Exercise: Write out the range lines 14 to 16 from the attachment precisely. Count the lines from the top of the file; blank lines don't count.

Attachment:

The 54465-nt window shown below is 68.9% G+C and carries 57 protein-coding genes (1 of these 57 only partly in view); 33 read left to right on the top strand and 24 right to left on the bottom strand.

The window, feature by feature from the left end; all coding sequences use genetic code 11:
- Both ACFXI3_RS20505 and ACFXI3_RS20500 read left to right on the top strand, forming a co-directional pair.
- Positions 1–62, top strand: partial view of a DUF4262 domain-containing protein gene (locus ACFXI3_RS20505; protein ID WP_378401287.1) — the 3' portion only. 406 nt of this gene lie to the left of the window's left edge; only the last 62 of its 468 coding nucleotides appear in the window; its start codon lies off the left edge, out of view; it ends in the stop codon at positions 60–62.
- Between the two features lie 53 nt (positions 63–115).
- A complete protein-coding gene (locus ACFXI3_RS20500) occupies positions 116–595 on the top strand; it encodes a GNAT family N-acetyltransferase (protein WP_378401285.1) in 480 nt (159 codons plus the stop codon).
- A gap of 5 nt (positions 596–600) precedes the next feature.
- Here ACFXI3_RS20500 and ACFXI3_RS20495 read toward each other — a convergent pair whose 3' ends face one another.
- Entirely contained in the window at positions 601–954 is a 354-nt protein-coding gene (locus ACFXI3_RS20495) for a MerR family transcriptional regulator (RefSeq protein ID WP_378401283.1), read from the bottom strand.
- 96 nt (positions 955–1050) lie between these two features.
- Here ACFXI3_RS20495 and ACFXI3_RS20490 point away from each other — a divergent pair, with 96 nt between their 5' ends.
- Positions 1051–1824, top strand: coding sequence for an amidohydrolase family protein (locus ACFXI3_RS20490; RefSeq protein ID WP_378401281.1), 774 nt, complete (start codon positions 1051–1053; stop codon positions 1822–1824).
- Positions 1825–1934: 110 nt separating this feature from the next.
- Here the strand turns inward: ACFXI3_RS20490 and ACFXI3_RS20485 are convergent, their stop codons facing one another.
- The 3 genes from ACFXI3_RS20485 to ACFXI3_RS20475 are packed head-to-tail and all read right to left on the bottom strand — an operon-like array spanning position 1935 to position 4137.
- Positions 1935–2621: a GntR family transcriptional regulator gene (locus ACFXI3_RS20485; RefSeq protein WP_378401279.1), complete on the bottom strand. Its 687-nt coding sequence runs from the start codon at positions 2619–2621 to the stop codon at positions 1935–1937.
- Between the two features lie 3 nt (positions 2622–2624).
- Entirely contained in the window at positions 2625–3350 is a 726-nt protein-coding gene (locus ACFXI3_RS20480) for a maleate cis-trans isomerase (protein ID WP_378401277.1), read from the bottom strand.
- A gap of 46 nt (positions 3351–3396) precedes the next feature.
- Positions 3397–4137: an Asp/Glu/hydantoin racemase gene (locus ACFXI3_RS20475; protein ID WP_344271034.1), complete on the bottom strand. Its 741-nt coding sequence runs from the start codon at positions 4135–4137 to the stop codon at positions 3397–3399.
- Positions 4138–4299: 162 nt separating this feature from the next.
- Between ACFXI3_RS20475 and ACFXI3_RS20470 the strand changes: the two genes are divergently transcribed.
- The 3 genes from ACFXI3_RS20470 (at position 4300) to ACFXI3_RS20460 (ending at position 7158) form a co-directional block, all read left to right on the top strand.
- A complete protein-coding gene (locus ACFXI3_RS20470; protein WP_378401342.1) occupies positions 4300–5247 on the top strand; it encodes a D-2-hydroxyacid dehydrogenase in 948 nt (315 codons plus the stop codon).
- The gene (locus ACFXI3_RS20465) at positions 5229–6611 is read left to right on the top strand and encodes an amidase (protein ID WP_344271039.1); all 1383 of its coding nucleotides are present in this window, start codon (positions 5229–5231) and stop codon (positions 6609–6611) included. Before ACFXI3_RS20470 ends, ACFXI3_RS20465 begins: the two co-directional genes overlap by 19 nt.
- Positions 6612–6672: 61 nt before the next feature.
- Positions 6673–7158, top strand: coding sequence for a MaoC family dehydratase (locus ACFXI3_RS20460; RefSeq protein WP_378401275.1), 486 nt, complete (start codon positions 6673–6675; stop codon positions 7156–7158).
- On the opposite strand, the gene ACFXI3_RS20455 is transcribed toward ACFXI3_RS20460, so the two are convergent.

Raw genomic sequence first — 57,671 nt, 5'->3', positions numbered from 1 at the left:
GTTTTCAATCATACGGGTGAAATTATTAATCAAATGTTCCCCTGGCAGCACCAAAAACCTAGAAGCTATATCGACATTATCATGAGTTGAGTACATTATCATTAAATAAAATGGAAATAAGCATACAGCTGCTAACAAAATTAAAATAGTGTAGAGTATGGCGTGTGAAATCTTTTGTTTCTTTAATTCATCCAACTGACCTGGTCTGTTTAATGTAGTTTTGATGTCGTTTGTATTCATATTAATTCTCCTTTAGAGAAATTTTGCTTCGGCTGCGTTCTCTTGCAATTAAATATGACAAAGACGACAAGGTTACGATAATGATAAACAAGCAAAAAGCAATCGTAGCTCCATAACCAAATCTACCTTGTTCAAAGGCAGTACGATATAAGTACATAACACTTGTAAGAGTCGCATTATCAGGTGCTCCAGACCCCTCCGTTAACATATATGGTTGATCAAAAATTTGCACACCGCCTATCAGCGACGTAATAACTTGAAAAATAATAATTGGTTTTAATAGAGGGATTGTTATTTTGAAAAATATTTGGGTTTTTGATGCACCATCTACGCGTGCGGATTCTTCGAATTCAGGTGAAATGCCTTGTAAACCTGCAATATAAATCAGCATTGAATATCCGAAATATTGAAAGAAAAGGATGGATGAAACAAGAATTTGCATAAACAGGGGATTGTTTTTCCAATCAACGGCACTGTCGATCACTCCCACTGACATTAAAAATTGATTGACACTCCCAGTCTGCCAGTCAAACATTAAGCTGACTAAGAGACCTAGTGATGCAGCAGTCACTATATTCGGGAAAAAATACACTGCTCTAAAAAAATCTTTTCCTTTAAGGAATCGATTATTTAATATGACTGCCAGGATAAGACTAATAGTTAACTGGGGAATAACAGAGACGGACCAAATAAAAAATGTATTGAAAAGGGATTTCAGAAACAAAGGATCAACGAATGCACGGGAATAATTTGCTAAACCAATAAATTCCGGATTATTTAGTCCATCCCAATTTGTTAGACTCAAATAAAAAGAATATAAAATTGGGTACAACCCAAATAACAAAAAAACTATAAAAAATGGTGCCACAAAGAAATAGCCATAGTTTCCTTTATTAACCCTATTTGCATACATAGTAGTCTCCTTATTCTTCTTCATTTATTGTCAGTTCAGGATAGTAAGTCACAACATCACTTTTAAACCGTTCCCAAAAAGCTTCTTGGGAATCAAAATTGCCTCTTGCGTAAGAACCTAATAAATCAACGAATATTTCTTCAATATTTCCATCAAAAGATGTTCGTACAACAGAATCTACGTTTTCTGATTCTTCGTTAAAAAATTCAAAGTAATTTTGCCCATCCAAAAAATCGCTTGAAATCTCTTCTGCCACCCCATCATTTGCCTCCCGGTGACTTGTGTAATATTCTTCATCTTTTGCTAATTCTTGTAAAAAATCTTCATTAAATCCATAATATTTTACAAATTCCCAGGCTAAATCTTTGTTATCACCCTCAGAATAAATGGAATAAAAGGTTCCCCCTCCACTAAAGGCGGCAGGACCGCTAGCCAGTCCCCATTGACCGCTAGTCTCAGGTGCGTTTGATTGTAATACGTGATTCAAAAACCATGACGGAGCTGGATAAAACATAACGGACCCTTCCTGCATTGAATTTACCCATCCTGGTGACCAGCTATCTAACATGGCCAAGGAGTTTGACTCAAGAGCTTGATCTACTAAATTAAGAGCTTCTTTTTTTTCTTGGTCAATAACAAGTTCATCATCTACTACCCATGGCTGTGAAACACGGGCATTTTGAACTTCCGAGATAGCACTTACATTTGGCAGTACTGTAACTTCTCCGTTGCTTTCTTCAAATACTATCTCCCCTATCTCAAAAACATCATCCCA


- Here the strand turns inward: ACFXI3_RS20490 and ACFXI3_RS20485 are convergent, their stop codons facing one another.
- The 3 genes from ACFXI3_RS20485 to ACFXI3_RS20475 are packed head-to-tail and all read right to left on the bottom strand — an operon-like array spanning position 1935 to position 4137.
- Positions 1935–2621: a GntR family transcriptional regulator gene (locus ACFXI3_RS20485; RefSeq protein WP_378401279.1), complete on the bottom strand. Its 687-nt coding sequence runs from the start codon at positions 2619–2621 to the stop codon at positions 1935–1937.